A twining climber found in subtropical and dry rainforest in Queensland and New South Wales. A member of the Cunoniaceae, a family of mostly trees and shrubs. Opposite leaves are a dark glossy green, ovate to lanceolate with bluntly toothed margins. Stems are a rich dark red-brown with raised resinous dots, hence both the common and scientific names.

Photo: Robert Whyte at Junction of Fish and Enoggera Creek, Walton Bridge Reserve

Leaf Close-up

Can be propagated easily from semi-hard cuttings. It may also be propagated from seed if sown when fresh. There are only two species of this genus. Both are native to Australia. The other species A. clematideum is found in Western Australia between Geraldton and Fremantle. This tends to indicate a very extensive rainforest habitat stretched across the continent at some stage.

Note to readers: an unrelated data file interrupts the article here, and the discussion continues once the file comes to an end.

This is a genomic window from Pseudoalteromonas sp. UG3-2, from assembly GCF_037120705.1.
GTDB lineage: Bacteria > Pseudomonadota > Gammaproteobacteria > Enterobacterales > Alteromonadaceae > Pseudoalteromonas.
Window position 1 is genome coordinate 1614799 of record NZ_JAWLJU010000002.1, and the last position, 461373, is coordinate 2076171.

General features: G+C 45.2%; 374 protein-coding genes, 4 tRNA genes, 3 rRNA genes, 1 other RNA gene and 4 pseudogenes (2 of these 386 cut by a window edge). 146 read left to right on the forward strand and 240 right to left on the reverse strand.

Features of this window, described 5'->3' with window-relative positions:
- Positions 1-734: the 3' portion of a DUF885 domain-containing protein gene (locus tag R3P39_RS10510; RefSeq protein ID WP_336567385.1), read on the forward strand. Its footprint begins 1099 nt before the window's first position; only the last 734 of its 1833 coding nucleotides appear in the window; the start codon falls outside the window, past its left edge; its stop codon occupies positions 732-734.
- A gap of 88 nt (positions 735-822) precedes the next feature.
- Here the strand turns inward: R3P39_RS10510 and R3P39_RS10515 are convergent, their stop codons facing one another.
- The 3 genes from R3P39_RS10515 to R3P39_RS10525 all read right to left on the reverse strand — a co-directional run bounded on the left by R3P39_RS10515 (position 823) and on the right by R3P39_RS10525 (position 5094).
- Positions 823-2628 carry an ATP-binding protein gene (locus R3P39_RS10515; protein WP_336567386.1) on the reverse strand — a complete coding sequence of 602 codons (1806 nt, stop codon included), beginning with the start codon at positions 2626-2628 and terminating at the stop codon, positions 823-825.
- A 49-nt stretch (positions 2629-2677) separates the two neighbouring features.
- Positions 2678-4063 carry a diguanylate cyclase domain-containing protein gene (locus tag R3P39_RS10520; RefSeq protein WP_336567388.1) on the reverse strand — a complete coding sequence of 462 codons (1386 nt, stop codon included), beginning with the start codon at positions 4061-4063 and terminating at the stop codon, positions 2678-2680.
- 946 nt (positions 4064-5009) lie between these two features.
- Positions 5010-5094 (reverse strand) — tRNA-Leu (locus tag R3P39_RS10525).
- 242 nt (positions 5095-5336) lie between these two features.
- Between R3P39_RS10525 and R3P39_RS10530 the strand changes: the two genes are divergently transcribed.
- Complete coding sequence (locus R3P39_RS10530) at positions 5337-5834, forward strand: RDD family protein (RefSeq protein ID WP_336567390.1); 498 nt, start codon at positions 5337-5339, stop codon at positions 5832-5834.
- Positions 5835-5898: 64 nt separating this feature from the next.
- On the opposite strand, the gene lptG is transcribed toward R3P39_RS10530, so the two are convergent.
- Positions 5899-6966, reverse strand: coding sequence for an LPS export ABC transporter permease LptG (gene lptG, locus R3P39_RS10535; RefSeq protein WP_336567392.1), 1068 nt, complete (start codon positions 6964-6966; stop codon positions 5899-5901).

Photo: Robert Whyte

Flowers

Flowers are greenish yellow, 12 mm in diameter, and arise from the leaf axils in short cymes or loose panicles. Flowering time is usually late spring to early summer. The flowers appear to have 4 petals but these are in fact the sepals which enlarge to enclose the fruit as it develops. The petals are absent or minute, hence the genus name aphanos meaning invisible and petalon meaning petal. The fruit is a nut is surrounded by a persistent calyx.

Photo: Robert Whyte
Photo: Robert Whyte

Flower Close-up

This closeup of the attractive flower was taken in a patch of remnant scrub on the north-eastern side of Walton Bridge Reserve.
Photo: Robert Whyte

Photo: Robert Whyte